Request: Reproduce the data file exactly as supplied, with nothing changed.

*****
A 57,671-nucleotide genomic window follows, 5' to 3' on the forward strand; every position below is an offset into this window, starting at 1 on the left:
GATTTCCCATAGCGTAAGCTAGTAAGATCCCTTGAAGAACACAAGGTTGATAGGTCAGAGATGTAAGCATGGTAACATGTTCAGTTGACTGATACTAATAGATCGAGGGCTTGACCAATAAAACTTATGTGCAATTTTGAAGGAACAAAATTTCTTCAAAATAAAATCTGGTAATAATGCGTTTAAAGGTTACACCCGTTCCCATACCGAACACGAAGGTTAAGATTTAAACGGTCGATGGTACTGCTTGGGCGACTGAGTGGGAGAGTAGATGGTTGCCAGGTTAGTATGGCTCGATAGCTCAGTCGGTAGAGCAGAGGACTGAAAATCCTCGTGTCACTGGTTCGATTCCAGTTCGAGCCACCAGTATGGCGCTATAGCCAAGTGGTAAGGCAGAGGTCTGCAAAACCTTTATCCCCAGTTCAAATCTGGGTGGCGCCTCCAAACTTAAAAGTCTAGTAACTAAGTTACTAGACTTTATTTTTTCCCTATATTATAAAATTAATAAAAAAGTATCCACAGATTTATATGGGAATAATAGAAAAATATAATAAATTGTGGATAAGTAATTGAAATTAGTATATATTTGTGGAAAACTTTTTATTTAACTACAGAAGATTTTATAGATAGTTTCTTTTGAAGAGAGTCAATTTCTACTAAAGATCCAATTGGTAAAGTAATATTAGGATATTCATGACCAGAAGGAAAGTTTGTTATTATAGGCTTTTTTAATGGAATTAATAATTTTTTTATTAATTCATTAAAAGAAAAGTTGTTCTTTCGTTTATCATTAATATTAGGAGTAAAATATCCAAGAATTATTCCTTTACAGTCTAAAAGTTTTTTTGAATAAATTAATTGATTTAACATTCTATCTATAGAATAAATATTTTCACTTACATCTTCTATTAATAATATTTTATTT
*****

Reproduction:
A 57,671-nucleotide genomic window follows, 5' to 3' on the forward strand; every position below is an offset into this window, starting at 1 on the left:
GATTTCCCATAGCGTAAGCTAGTAAGATCCCTTGAAGAACACAAGGTTGATAGGTCAGAGATGTAAGCATGGTAACATGTTCAGTTGACTGATACTAATAGATCGAGGGCTTGACCAATAAAACTTATGTGCAATTTTGAAGGAACAAAATTTCTTCAAAATAAAATCTGGTAATAATGCGTTTAAAGGTTACACCCGTTCCCATACCGAACACGAAGGTTAAGATTTAAACGGTCGATGGTACTGCTTGGGCGACTGAGTGGGAGAGTAGATGGTTGCCAGGTTAGTATGGCTCGATAGCTCAGTCGGTAGAGCAGAGGACTGAAAATCCTCGTGTCACTGGTTCGATTCCAGTTCGAGCCACCAGTATGGCGCTATAGCCAAGTGGTAAGGCAGAGGTCTGCAAAACCTTTATCCCCAGTTCAAATCTGGGTGGCGCCTCCAAACTTAAAAGTCTAGTAACTAAGTTACTAGACTTTATTTTTTCCCTATATTATAAAATTAATAAAAAAGTATCCACAGATTTATATGGGAATAATAGAAAAATATAATAAATTGTGGATAAGTAATTGAAATTAGTATATATTTGTGGAAAACTTTTTATTTAACTACAGAAGATTTTATAGATAGTTTCTTTTGAAGAGAGTCAATTTCTACTAAAGATCCAATTGGTAAAGTAATATTAGGATATTCATGACCAGAAGGAAAGTTTGTTATTATAGGCTTTTTTAATGGAATTAATAATTTTTTTATTAATTCATTAAAAGAAAAGTTGTTCTTTCGTTTATCATTAATATTAGGAGTAAAATATCCAAGAATTATTCCTTTACAGTCTAAAAGTTTTTTTGAATAAATTAATTGATTTAACATTCTATCTATAGAATAAATATTTTCACTTACATCTTCTATTAATAATATTTTATTT